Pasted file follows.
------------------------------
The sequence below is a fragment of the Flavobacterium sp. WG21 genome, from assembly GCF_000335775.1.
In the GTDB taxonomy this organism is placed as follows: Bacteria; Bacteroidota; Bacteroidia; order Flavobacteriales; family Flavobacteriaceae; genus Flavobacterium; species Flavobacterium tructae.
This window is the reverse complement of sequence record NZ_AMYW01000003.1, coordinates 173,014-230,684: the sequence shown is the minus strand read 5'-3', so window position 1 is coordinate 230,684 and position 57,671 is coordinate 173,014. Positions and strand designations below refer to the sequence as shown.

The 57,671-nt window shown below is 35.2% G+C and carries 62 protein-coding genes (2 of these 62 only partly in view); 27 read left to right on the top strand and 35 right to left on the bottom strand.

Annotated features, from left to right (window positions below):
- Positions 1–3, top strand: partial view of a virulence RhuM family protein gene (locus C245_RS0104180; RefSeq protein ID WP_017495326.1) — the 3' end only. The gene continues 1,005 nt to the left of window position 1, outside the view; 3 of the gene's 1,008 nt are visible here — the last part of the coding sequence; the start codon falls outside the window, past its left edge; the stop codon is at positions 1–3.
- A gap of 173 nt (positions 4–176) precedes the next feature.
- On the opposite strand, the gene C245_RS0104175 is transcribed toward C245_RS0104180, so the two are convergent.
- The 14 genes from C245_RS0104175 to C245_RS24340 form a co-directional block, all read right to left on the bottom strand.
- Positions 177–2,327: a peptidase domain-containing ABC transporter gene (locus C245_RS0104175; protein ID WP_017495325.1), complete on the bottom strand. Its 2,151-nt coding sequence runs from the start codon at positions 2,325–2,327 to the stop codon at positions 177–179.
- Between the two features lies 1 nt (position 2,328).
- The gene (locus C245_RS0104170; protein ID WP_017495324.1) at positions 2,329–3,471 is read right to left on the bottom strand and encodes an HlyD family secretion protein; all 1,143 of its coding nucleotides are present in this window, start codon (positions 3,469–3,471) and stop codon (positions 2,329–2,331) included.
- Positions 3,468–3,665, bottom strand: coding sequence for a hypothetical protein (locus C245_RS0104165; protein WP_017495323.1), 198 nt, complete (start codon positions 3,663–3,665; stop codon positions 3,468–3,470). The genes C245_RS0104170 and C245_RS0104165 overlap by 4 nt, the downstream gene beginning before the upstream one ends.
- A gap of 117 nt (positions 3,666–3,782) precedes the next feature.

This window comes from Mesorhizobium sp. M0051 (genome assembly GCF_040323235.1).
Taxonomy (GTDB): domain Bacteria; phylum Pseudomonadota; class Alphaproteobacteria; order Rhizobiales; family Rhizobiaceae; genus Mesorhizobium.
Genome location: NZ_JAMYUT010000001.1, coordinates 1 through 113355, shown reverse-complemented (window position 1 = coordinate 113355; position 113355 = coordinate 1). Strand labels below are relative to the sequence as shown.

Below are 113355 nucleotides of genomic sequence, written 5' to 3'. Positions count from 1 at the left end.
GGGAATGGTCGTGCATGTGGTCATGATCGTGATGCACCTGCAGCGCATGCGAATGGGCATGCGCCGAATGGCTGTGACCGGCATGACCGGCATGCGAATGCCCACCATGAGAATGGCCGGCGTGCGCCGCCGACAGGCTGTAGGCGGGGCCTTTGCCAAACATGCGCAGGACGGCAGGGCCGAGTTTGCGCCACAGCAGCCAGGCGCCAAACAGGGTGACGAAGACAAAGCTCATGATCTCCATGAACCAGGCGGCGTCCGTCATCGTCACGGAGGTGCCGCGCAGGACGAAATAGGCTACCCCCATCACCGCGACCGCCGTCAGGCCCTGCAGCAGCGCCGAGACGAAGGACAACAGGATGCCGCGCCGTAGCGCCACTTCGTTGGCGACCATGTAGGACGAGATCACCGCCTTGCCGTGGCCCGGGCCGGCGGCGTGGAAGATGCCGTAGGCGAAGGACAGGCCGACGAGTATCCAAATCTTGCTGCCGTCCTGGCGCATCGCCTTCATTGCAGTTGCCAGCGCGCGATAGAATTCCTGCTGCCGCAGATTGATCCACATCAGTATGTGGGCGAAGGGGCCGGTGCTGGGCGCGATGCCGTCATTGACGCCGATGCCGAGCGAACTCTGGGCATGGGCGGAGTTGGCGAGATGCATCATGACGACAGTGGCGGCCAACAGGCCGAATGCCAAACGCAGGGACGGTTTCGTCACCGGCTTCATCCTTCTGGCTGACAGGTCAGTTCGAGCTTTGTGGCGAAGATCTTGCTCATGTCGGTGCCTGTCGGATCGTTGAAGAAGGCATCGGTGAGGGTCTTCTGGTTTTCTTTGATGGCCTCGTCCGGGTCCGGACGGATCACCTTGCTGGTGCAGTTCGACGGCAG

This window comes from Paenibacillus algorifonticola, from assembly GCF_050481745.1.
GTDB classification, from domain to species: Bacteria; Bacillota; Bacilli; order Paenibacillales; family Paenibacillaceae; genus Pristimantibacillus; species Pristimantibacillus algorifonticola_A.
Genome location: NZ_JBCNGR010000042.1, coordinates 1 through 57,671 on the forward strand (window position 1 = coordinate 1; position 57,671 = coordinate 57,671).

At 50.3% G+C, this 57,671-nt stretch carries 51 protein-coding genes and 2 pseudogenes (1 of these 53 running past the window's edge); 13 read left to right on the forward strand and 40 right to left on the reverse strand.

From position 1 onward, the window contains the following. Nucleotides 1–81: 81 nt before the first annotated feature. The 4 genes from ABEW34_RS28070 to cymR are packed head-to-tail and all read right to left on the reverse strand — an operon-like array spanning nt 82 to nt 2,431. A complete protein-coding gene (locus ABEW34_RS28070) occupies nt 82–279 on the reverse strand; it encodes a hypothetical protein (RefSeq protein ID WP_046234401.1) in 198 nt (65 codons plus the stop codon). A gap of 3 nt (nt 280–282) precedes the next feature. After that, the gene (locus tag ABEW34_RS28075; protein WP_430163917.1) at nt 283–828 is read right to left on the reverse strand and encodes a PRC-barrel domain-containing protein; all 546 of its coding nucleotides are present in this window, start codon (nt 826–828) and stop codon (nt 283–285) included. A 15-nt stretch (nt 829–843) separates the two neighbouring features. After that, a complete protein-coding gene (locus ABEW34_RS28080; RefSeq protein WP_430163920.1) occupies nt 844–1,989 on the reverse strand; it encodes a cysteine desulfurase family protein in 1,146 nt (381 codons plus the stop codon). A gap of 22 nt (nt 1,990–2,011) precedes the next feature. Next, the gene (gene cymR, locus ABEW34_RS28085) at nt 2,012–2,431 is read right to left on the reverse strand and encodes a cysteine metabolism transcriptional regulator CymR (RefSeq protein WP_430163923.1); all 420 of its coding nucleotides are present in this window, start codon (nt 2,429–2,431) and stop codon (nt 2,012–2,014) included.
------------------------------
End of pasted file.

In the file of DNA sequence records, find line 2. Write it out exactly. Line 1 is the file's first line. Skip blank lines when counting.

In the GTDB taxonomy this organism is placed as follows: Bacteria; Bacteroidota; Bacteroidia; order Flavobacteriales; family Flavobacteriaceae; genus Flavobacterium; species Flavobacterium tructae.